Previously, if a case even went to court, it was very difficult to challenge a claimant who appeared on crutches wrapped up like a mummy to tell a tale of appalling suffering after a slip on the night-club stairs.

If permanent change is to happen, it will have to affect the chancers who cut corners for profit

Now, a quick search on Facebook and Instagram turns up images of the claimant's personal best in the triathlon and guest appearance with the Bolshoi ballet. These images have encouraged insurance companies to fight claims rather than settling them, and judges to dismiss the more ludicrous of them with costs against the plaintiff.

But they have also dramatised for the general public the general message that there are a lot of chancers out there.

Turning point

The larger question, though, is whether Bailey’s meltdown is a real turning point in the battle to bring insurance costs down to socially sustainable levels.

That will depend on three things. First, public anger at chancers rather usefully distracts from the very healthy profits of the insurance companies. Profits at Aviva Ireland, for example, rose 15 per cent to €113 million in 2018, from €99 million in 2017.

Second, we have to remember that one of the reasons the cost of claims has been so high in Ireland is that the eye-watering level of legal fees makes it too risky for the insurance companies to fight many claims. Unless they have a bang-to-rights Instagram image of the claimant running up Kilimanjaro, they still settle many cases they know to be dodgy.

Consider just one figure here. In 2016 the State Claims Agency, which handles compensation actions against public bodies, settled 284 bills of legal costs. The total amount claimed was €49.2 million. But these bills were settled for €27.2 million – a reduction of 45 per cent on the amount claimed.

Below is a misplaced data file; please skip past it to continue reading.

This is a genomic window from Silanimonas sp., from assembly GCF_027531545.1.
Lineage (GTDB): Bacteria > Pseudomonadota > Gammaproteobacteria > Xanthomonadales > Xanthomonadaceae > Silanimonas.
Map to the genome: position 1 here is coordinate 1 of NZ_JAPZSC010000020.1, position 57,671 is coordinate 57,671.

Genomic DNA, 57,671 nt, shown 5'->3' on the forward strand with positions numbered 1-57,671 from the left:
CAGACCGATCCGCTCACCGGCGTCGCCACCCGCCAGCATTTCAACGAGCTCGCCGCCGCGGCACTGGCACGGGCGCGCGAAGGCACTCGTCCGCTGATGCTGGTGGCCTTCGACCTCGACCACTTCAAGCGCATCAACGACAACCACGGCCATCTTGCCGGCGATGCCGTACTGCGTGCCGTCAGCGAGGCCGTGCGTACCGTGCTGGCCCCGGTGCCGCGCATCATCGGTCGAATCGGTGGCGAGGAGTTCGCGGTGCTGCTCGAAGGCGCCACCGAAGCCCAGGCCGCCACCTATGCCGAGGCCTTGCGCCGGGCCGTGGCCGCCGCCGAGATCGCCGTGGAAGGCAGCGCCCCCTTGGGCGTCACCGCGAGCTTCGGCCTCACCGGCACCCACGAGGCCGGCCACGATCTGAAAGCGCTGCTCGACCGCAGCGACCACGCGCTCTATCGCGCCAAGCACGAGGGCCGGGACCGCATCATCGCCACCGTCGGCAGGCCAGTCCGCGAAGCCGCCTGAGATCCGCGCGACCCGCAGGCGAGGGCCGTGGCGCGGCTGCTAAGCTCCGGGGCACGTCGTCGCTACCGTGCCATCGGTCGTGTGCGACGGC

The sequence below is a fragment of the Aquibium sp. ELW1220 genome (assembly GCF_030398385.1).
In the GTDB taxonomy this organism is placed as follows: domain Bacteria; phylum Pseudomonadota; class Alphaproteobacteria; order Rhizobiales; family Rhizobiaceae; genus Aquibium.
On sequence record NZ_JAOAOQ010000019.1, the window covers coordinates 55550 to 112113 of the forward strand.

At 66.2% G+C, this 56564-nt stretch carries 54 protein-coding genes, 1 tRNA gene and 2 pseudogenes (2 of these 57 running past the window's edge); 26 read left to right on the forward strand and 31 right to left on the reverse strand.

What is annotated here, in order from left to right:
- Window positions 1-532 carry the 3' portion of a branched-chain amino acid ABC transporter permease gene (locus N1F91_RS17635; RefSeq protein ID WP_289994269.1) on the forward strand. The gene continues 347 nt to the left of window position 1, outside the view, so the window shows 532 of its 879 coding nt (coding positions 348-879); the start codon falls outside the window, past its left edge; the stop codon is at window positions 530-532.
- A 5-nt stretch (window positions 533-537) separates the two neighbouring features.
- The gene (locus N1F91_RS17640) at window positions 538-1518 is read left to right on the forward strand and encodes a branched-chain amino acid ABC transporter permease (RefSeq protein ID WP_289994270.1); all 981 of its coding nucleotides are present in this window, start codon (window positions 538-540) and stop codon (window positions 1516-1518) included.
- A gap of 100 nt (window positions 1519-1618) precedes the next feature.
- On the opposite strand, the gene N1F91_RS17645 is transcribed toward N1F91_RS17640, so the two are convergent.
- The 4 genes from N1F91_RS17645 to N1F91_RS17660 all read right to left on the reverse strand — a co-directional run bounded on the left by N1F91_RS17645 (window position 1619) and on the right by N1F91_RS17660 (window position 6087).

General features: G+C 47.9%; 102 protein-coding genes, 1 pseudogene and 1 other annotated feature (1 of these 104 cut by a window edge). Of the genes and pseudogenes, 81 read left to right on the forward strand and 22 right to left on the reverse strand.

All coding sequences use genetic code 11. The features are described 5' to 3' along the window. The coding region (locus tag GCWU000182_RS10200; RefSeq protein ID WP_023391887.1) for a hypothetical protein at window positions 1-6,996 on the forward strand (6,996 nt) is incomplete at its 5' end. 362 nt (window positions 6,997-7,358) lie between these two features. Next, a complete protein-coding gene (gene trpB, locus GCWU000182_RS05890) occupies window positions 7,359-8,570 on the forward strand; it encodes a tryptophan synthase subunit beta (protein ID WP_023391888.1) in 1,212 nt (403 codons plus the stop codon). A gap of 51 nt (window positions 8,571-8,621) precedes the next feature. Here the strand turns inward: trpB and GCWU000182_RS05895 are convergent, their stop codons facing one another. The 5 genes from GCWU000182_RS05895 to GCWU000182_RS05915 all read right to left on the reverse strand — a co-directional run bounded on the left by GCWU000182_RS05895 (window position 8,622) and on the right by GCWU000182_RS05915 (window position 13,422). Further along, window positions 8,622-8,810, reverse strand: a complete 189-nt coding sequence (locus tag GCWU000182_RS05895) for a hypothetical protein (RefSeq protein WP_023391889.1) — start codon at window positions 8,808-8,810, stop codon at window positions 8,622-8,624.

So, in one year, lawyers acting in insurance cases involving the State were themselves claiming €22 million more than they finally accepted. There is, so far as I know, no evidence that the loss of this €22 million left our learned friends in penury. They presumably believed the original claims to be fair and reasonable, but that belief did not survive scrutiny.

So it’s not just people who get whiplash on night-club stairs who might be showing a bit of neck here.

Third, we must remember the bitter irony in all of this: that safety standards often really are appalling. Last year alone, 37 people died in workplace accidents, most of them easily preventable. Employers responsible for these fatalities never go to jail – the worst that happens is that their companies are fined.

The same culture that allows some people to chance their arms allows other people to lose their lives. Alongside the hyping up of suffering in exaggerated claims that businesses are responsible for the personal behaviour of their clients, there is a playing-down of the catastrophic personal and social costs of genuine negligence.

As for Bailey’s own particular suffering – the political whiplash from a car-crash interview – it does demand compensation. Not for her, but for the public. It should come in the form of zero tolerance for chancers – and not just the ones who engage in the sob story bingo of exaggerated claims.

If permanent change is to happen, it will have to affect also the chancers who milk the system and the ones who cut corners for profit.